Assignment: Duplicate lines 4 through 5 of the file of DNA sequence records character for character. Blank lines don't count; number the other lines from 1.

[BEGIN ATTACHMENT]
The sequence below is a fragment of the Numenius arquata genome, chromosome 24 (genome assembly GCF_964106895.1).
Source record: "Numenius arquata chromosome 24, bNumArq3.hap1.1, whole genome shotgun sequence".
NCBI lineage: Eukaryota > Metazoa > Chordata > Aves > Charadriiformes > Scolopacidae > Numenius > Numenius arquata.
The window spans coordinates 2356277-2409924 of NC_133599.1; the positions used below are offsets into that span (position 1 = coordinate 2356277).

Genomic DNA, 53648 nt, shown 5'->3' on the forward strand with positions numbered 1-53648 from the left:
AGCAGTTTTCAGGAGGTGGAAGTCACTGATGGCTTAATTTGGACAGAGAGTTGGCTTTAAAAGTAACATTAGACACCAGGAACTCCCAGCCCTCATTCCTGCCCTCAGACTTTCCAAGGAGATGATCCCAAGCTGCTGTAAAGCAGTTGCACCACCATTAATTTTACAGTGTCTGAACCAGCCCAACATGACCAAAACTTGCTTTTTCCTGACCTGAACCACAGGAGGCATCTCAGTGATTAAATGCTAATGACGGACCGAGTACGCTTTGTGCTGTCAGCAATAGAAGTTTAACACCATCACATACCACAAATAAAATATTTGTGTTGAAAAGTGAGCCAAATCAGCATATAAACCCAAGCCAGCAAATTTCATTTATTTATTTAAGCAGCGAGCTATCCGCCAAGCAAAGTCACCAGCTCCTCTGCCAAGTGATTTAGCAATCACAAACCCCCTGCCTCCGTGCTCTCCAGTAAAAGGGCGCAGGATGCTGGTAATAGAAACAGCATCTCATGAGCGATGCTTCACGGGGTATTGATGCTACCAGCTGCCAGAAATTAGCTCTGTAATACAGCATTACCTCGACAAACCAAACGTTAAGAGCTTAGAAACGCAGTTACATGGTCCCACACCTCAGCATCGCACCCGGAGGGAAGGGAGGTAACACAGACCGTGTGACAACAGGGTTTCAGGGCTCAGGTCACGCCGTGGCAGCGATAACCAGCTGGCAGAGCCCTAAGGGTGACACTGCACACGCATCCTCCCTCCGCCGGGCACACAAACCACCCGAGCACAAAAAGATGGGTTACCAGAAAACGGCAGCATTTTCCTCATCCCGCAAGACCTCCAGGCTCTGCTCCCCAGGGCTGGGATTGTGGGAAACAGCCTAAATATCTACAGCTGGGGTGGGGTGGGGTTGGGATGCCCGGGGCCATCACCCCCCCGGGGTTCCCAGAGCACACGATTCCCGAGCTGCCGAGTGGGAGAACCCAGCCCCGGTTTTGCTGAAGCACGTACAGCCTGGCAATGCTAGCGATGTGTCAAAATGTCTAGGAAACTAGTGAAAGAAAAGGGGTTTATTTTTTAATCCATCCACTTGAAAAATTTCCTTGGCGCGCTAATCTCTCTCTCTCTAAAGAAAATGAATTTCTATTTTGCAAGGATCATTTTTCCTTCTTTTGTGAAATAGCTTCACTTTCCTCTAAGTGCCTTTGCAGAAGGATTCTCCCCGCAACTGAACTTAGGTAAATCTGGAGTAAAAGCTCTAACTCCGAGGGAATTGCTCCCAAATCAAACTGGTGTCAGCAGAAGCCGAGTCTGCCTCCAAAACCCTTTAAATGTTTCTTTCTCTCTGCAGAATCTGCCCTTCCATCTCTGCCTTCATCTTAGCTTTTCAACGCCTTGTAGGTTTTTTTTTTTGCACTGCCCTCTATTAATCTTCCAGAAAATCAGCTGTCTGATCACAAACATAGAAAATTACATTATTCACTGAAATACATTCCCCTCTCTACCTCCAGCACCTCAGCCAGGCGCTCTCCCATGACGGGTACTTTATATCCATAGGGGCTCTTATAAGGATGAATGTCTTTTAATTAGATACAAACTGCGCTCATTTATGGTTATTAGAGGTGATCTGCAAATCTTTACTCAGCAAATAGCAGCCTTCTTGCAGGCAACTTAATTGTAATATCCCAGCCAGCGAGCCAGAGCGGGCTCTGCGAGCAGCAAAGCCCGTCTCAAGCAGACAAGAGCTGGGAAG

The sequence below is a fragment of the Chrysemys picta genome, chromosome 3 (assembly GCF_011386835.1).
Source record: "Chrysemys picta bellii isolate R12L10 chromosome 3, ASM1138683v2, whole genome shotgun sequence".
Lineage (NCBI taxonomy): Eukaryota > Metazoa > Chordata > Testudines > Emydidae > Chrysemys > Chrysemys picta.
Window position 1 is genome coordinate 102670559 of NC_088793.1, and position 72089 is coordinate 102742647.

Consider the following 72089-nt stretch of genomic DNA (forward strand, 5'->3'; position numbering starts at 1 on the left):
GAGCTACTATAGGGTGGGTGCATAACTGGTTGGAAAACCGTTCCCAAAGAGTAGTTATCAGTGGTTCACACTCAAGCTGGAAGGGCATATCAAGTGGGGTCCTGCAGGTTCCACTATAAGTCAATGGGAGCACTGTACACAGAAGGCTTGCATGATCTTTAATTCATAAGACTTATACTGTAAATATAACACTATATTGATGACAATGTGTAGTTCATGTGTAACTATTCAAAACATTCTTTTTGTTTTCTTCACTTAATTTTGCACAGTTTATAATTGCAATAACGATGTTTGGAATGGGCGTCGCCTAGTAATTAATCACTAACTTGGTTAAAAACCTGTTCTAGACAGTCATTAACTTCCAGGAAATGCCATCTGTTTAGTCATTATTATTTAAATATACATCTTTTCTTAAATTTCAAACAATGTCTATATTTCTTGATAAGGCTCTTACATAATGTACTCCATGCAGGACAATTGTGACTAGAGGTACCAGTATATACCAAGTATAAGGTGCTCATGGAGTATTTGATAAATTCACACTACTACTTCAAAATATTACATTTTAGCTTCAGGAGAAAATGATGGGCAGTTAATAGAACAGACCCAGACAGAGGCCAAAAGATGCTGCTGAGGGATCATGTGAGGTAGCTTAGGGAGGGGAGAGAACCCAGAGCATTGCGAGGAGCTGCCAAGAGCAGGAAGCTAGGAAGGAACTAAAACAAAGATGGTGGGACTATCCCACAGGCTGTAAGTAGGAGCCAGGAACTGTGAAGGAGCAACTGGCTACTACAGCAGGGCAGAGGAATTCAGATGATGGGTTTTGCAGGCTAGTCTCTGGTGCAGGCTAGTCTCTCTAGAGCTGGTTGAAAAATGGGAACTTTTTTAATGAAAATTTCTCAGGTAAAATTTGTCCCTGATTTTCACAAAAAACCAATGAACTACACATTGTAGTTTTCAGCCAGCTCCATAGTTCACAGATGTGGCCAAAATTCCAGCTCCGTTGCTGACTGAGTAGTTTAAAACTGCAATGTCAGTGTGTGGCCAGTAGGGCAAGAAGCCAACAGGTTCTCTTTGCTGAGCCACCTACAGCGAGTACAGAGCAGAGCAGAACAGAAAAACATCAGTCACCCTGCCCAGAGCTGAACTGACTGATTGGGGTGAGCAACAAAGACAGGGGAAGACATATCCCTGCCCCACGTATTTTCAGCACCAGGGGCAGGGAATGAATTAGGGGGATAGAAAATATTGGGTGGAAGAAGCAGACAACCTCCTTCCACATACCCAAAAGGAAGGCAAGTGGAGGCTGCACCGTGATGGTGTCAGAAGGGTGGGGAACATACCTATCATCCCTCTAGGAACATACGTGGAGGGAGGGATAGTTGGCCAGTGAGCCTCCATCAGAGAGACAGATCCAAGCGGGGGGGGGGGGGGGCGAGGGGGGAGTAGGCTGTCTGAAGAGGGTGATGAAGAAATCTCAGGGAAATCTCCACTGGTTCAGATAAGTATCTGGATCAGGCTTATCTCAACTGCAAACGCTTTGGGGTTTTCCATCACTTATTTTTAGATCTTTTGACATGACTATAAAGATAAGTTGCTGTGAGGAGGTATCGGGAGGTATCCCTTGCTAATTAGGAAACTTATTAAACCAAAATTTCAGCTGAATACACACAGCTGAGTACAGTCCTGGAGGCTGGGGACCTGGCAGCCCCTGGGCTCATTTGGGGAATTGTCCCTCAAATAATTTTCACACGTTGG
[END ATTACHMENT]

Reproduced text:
The window spans coordinates 2356277-2409924 of NC_133599.1; the positions used below are offsets into that span (position 1 = coordinate 2356277).

Genomic DNA, 53648 nt, shown 5'->3' on the forward strand with positions numbered 1-53648 from the left: